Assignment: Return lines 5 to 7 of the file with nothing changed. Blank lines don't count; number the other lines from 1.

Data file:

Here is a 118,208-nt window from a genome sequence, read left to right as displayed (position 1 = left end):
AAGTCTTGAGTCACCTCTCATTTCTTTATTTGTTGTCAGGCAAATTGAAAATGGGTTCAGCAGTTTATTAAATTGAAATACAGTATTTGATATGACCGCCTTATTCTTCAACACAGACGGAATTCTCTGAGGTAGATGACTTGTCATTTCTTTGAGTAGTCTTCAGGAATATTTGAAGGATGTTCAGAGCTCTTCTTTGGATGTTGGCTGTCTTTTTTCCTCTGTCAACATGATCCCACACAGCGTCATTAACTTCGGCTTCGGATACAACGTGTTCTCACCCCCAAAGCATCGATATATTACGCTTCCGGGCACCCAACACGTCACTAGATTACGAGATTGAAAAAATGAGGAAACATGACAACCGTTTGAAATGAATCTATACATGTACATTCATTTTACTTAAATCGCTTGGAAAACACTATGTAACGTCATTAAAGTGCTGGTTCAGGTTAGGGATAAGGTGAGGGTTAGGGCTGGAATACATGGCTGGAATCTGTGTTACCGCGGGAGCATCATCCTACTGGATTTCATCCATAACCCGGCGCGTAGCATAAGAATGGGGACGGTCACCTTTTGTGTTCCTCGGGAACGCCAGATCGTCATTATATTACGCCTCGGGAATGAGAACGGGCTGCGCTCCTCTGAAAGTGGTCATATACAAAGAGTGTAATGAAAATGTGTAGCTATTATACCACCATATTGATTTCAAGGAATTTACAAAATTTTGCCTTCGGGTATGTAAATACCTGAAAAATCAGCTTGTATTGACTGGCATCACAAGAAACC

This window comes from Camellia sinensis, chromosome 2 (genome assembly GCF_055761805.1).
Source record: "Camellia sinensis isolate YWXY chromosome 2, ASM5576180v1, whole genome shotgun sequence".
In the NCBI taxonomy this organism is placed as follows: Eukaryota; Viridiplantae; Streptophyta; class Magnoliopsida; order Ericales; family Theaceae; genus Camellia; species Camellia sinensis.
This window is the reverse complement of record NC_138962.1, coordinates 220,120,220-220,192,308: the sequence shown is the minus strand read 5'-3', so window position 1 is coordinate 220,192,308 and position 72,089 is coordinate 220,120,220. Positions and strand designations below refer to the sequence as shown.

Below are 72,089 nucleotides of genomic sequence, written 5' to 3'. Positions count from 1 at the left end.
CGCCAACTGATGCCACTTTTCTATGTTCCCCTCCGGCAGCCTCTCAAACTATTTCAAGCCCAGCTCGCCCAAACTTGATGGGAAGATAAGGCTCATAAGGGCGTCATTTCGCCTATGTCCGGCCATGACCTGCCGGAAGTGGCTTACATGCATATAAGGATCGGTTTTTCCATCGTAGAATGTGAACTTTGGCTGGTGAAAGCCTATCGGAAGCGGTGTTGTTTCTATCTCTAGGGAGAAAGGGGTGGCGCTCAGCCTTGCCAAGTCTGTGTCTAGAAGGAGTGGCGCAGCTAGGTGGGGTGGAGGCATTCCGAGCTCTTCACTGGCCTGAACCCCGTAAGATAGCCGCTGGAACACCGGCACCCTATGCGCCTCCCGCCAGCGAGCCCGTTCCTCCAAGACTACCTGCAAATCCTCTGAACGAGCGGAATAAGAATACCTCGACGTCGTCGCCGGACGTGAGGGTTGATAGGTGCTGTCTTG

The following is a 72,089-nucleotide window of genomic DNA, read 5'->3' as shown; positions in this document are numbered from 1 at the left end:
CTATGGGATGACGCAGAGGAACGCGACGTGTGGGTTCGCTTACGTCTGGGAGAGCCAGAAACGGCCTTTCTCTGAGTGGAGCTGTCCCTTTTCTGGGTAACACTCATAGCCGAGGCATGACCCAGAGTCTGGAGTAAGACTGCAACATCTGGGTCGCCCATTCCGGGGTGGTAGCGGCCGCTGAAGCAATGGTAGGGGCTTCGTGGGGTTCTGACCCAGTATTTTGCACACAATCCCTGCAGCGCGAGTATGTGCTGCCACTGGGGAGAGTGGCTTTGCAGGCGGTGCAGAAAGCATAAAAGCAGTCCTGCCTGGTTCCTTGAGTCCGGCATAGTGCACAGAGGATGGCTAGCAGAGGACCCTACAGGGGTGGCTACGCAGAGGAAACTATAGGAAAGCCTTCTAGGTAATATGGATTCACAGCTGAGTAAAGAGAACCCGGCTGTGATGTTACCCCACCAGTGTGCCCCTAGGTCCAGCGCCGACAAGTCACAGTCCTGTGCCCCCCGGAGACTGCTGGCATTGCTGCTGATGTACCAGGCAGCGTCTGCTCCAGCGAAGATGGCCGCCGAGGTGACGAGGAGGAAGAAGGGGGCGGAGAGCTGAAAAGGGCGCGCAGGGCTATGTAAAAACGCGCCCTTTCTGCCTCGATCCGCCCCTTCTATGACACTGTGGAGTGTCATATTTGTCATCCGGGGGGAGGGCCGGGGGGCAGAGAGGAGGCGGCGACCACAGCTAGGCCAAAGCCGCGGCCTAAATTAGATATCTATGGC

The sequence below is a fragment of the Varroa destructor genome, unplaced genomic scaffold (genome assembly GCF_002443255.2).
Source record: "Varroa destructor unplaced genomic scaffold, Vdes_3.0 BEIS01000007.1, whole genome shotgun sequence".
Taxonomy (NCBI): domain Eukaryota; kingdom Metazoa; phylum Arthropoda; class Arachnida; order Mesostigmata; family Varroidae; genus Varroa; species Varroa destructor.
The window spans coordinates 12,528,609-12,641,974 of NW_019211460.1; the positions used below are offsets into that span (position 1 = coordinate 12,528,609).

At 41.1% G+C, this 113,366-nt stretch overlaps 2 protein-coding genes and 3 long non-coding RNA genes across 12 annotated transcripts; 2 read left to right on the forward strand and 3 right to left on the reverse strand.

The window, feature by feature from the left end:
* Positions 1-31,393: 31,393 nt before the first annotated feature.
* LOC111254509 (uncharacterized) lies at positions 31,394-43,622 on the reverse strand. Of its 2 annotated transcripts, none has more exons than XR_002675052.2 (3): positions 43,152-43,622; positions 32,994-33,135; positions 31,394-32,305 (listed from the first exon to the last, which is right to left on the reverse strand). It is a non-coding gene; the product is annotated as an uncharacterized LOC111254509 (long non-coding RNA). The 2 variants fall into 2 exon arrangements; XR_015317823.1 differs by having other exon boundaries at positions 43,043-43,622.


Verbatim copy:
In the NCBI taxonomy this organism is placed as follows: Eukaryota; Viridiplantae; Streptophyta; class Magnoliopsida; order Ericales; family Theaceae; genus Camellia; species Camellia sinensis.
This window is the reverse complement of record NC_138962.1, coordinates 220,120,220-220,192,308: the sequence shown is the minus strand read 5'-3', so window position 1 is coordinate 220,192,308 and position 72,089 is coordinate 220,120,220. Positions and strand designations below refer to the sequence as shown.

Below are 72,089 nucleotides of genomic sequence, written 5' to 3'. Positions count from 1 at the left end.